In December of 2013, the European Space Agency (ESA) launched the Gaia mission, a space observatory designed to measure the positions of movements of celestial bodies. Over the course of its five-year mission, this observatory has been studying a total of 1 billion objects – including distant stars, planets, comets, asteroids, quasars, etc. – for the sake of creating the largest and most precise 3D space catalog ever made.
With the second release of Gaia data, which took place on April 25th, 2018, astronomers have made some profound discoveries about our Galaxy. The most recent is a 3D map of the Milky Way that focuses on OB stars, the hottest, brightest and most massive stars in our Galaxy. With this latest 3D map, Gaia has provided astronomers with yet another tool for exploring the distribution and composition of our Galaxy, as well as its past and future evolution.
To put it simply, it is very challenging to map the structure of the Milky Way – which has a flattened disc-shape that is characterized by spiral arms – or reconstruct the distribution of stars in its disc. This is due to the fact that the Solar System, as with most stars in our Galaxy, is embedded in the Galactic Disc itself. As a result, astronomers have had to rely on observations of other galaxies to get a better understanding of what our own looks like.
This is where the 3D positions and the 2D motions of the over 1 billion objects observed by Gaia comes into play. Using data on 40,000 OB stars located within a distance of 10,000 light years from the Sun, Kevin Jardine – a software developer and amateur astronomer who specializes in using astronomical data to map the Milky Way – was able to create this comprehensive map.
Because OB stars have relatively short lives – up to a few tens of million years – they are mostly found close to their formation sites in the Galactic Disc. During their lifetime, these stars emit a considerable amount of ultraviolet radiation, which rapidly ionizes the surrounding interstellar gas. As such, they can be used to trace the overall distribution of young stars, star formation sites, and the Galaxy’s spiral arms with a strong degree of accuracy.
“I developed this map with help from scientists with the European Space Agency’s Gaia mission and researchers at Leiden and Heidelberg universities. It includes star density isosurfaces mapping the major concentrations of the hotter O, B and A class stars in the Gaia DR2 release, about 5000 extremely hot ionizing stars, dust clouds and HII regions. Even better, it is available both in a face-on form viewed from above the Milky Way and in a true 3D version in the latest version of Gaia Sky.”
In this way, Jardine was able to create a map that is centered on the Sun and shows the Galactic Disc as it would appear from outside the Galaxy. To deal with the massive number of stars in the Gaia catalog, Kevin employed a technique that is often used in CT scans to visualize the tissue of organs and bones. This technique is known as density isosurfaces, where a smooth surface represents points of constant value within a 3D volume of space.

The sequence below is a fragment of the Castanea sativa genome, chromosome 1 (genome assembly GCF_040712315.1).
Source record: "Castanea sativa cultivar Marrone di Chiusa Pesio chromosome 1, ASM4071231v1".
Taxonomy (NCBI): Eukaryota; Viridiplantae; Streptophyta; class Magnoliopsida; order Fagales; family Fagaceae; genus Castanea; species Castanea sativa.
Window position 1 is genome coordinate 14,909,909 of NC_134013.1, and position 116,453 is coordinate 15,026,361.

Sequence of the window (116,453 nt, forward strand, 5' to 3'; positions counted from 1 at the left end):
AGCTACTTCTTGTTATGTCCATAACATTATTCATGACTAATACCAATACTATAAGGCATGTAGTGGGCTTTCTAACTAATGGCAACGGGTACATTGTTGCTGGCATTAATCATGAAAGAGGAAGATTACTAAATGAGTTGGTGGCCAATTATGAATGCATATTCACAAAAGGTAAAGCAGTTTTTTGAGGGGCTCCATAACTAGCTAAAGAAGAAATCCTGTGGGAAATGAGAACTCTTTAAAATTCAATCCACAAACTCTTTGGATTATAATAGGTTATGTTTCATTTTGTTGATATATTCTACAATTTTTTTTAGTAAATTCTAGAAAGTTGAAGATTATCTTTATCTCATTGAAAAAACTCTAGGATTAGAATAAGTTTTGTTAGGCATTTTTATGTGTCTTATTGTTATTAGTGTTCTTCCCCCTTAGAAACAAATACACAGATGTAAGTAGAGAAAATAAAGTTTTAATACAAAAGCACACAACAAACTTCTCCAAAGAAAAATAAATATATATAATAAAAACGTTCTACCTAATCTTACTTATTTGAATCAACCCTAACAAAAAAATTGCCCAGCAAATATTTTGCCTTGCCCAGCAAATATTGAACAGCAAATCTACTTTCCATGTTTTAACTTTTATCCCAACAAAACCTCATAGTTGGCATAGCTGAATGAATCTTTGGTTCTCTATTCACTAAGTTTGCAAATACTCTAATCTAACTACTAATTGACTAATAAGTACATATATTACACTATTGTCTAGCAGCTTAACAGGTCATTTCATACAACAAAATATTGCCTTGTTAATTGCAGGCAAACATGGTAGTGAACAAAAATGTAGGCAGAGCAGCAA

This allows for regions of different densities to be visualized; in this case, different regions of the Galactic Disc were represented by difference colors depending on the density of ionizing stars. The regions with the highest density are represented in pinkish-purple shades, intermediate density regions are represented by violet/blue, and low-density regions are dark blue.
Jadrine also consulted data from other astronomical surveys to map concentrations of interstellar dust (green) and known clouds of ionized gas (red spheres). As you can see, the map has an unusual appearance, where star concentrations appear to be arranged in spokes extending from the core, rather than in spiral arms. This is due to a combination of dust clouds obscuring the view of the stars behind them and the distribution of stars along specific lines of sight.
On his blog, Jardine expressed considerable pride for the map he created and thanked all those who helped make it possible. “Sometimes dreams do come true,” he wrote. “Today I can announce a detailed map of the Milky Way out to 3000 parsecs or about 10 thousand light years from the Sun… I’ve been running this site for almost 14 years now but today feels like a new beginning.”
This map, which is the latest breakthrough to come from the second release of Gaia data, will help astronomers to learn more about the kinds of stars that make up our Galaxy, its overall structure, and how the Milky Way is likely to evolve in the future. The third release of Gaia data is scheduled to take place in late 2020, with the final catalog being published in the 2020s.
Meanwhile, an extension has already been approved for the Gaia mission, which will now remain in operation until the end of 2020. An interactive version of this map is also available as part of Gaia Sky, a real-time, 3D astronomy visualization software that was developed for the Gaia mission at the University of Heidelberg’s Astronomisches Rechen-Institut.
And be sure to check out this trailer of the Gaia 3D map, courtesy of Kevin Jardine: